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Medieval Trade Center of Eastern Africa
On a small island off the coast of Tanzania lies the site of Kilwa Kisiwani, also called Kilwa (and spelled in Portuguese Quiloa), the most important of about thirty-five trading sites on the Indian Ocean during the 11th through 16th centuries AD. Archaeological investigations at the site began in earnest in 1955, and the site and its sister port Songo Mnara were named

Kilwa History
The earliest substantial occupation at Kilwa Kisiwani dates to AD 800, and the city became a major trade center from the 1100s to the early 1500s. The site was important during the Shiraz dynasty of the 11th and 12th centuries AD, and under the rule of Ali al-Hasan, a Great Mosque was built, and trade connections to southern Africa and the near and far east were established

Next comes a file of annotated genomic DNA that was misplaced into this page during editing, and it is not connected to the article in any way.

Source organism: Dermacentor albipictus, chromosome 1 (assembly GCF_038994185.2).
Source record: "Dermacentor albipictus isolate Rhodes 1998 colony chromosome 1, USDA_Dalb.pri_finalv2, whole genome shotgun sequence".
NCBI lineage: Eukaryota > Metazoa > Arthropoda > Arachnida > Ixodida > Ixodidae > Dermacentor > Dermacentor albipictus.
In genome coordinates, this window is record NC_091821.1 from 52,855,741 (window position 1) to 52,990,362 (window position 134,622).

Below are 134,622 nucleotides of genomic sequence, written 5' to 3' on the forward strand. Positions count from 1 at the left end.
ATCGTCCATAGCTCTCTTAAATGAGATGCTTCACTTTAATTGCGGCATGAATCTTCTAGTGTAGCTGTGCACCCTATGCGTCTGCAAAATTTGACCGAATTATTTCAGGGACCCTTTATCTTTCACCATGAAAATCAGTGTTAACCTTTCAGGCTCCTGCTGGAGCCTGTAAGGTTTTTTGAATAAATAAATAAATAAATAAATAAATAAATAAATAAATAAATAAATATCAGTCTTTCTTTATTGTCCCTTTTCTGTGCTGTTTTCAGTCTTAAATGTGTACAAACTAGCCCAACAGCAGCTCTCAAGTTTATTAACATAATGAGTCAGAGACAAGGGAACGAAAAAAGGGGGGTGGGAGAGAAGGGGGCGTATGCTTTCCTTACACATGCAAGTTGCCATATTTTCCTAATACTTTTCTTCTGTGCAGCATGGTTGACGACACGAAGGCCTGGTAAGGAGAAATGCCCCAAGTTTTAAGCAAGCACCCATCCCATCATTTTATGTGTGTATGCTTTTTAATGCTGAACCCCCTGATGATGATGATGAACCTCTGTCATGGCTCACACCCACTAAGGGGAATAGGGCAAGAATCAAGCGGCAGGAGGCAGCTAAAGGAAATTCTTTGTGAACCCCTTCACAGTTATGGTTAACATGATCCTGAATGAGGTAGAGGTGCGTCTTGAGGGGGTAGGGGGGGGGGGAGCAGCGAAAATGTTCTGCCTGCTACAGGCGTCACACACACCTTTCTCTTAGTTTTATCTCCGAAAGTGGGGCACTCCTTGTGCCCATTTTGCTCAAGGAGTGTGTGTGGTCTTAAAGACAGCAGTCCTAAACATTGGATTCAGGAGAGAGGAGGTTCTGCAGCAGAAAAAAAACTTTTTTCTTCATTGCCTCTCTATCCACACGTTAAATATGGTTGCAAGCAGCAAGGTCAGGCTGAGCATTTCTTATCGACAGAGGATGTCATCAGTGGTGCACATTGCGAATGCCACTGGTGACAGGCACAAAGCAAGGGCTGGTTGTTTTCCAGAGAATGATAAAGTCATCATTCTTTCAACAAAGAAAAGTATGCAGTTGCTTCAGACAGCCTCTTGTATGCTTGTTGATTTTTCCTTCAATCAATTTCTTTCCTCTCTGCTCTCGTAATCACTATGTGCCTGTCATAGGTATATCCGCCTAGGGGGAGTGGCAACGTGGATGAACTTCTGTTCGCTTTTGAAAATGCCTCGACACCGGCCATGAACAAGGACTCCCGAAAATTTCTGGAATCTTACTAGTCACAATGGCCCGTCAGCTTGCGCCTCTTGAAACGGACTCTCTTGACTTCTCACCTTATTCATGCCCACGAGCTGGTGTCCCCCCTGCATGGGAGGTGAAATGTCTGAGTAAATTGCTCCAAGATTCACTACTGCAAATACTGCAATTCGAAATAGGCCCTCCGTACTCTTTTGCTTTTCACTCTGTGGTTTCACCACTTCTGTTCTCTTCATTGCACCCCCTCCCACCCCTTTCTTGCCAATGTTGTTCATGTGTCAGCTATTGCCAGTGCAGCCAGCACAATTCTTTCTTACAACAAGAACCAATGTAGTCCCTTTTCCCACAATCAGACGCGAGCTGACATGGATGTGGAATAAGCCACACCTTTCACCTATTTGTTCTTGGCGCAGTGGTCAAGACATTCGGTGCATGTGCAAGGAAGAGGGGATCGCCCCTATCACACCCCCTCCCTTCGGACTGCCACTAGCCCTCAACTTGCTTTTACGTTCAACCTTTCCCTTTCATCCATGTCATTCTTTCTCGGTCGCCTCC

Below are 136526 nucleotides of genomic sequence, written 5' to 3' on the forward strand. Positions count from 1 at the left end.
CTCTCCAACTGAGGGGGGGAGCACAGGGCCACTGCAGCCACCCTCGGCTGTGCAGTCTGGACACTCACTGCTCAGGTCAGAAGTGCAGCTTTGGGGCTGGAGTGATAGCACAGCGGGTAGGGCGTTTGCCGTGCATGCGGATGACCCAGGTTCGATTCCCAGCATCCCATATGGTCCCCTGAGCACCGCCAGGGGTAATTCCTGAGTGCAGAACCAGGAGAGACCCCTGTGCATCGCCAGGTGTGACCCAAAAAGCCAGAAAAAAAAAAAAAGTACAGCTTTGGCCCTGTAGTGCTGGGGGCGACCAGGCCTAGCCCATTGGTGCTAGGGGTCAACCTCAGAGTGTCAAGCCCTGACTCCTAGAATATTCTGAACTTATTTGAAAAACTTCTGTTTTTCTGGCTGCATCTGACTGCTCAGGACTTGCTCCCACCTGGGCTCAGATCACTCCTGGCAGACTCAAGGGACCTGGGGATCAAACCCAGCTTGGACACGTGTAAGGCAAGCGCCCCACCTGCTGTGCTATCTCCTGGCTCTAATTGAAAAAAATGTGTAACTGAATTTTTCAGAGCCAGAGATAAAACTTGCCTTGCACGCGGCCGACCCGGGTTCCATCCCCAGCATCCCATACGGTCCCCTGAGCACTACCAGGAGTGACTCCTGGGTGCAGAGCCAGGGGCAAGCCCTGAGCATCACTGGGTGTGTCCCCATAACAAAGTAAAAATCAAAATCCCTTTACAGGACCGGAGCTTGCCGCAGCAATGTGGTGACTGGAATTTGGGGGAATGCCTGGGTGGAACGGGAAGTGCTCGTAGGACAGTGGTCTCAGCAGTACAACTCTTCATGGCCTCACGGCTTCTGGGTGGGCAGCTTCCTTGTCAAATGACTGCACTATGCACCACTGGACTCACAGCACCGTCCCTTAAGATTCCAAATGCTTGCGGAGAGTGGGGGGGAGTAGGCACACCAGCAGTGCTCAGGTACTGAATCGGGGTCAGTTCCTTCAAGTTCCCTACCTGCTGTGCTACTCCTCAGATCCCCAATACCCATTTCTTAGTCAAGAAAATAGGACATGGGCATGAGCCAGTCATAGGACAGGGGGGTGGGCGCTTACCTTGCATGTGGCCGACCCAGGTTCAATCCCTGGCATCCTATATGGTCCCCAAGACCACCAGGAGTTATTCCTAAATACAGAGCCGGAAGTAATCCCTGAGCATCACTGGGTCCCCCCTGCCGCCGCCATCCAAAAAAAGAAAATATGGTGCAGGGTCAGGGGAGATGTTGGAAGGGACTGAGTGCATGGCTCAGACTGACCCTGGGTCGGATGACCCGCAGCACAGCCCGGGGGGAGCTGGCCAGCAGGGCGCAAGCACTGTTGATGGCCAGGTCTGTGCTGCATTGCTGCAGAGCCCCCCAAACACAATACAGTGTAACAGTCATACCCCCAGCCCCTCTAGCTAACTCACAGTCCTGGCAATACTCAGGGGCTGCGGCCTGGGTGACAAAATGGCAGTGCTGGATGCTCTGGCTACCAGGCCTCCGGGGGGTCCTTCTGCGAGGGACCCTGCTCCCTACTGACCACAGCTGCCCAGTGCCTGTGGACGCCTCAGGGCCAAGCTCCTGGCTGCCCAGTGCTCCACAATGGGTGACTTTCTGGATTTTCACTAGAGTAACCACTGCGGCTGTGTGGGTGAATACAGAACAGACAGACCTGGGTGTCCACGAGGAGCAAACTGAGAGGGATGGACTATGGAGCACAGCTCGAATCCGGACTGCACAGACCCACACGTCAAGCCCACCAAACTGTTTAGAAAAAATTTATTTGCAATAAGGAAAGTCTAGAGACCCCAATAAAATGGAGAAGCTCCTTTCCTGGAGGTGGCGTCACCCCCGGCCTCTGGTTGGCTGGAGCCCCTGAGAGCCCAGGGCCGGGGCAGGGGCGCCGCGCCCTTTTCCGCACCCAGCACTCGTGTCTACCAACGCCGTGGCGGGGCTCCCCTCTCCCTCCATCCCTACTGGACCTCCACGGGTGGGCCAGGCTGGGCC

Archaeological Studies at Kilwa
Archaeologists became interested in Kilwa because of two 16th century histories about the site, including the now-lost Kilwa Chronicle (although remnants of this document do still exist). Excavators in the 1950s included James Kirk man and Neville Chit tick, from the British Institute in Eastern Africa. Scholars believe the Kilwa society developed into the later Swahili societies